The UNC School of Journalism and Mass Communication has become a regular host to hackathons – events that gather students from across campus to solve particular communication problems over the course of a weekend.
The trend continued Nov. 7-8 with “Crash Campaign” — a 24-hour student-created and student-led competition that brought together more than 70 students from across various campus majors to help four local businesses solve their marketing dilemmas.
Joanna Sanfilippo, a senior journalism and mass communication major specializing in advertising and a Hispanic Studies double major, and Matthew Hurley, also a senior specializing in advertising and double majoring in business administration, have invested countless hours over the course of a year in planning the Crash Campaign — all in hopes of getting students relevant marketing experience and helping them build a portfolio to land internships and jobs.
The event did just that, putting students in a high-pressure, quick turnaround environment — one parallel to that of a creative communications agency — to create near professional level work.
The students — broken into 12 teams — received their briefs from clients Nov. 7 at 7 p.m. and promptly set out researching their businesses and target markets, sending out surveys, holding focus groups and interviewing people on the street.
By the wee hours of the next day, students were in full-on panic mode, crafting strategic marketing plans which included professional level graphic identities and social media campaigns.
“The most amazing part about this for Matt and me was at 3, 4, 5 a.m. we were consoling all of the panicked groups, not knowing where they were going to be in the end,” Sanfilippo said. “And then they do a complete 180 in the presentations. I was so impressed by the final products.”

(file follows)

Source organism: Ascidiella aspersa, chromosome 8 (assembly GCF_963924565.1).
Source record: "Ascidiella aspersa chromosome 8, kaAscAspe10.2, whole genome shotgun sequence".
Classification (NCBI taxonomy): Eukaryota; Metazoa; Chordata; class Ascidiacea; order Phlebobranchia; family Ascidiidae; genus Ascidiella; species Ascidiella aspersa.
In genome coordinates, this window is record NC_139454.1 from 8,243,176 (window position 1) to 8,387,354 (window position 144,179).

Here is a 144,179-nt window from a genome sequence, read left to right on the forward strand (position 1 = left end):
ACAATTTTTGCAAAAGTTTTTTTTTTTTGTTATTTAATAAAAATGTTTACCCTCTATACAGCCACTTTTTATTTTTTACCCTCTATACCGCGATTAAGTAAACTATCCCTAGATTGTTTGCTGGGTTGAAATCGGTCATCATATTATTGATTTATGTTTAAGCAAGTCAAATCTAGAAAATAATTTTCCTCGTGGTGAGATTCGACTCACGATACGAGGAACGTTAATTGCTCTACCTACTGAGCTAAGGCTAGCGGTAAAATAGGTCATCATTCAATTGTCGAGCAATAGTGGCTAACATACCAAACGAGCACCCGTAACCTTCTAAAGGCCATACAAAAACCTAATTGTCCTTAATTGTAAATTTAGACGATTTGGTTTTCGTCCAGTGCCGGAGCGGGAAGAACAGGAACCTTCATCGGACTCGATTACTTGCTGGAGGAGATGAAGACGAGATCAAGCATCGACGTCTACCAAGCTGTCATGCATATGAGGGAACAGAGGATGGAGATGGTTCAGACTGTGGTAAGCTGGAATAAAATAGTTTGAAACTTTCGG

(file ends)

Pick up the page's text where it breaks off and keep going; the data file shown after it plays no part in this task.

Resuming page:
Seven judges — advertising, public relations and marketing creatives — trotted out adjectives like “cohesive,” “seamless,” “professional,” “dynamic,” “magical” and “genius” after the students presented their marketing campaigns on Sunday, Nov. 9.
“You gave [clients] something they could implement overnight,” McKinney senior art director Jordan Eakin said to students. “That’s a very difficult thing to do even if you have two weeks.”
‘Planned like clockwork’
The idea for Crash Campaign came together during the summer of 2013. Sanfilippo was interning at a local advertising agency, gaining professional experience and putting together a portfolio to position herself for the job market after graduation.
When a portfolio of a fellow intern caught her eye, she asked about his work and found out that some of it was created during a short-term, intense advertising competition.
That same summer, Sanfilippo met Hurley for the first time through a mutual friend and after talking about the need for a portfolio-building event, Crash Campaign was born — sort of.
“When someone tells you an idea, you say ‘oh cool’ or ‘that sounds great’ and you move on, but she was very passionate about it,” Hurley said. “We were on the same page about it, agreeing that it was necessary and we needed to do it.”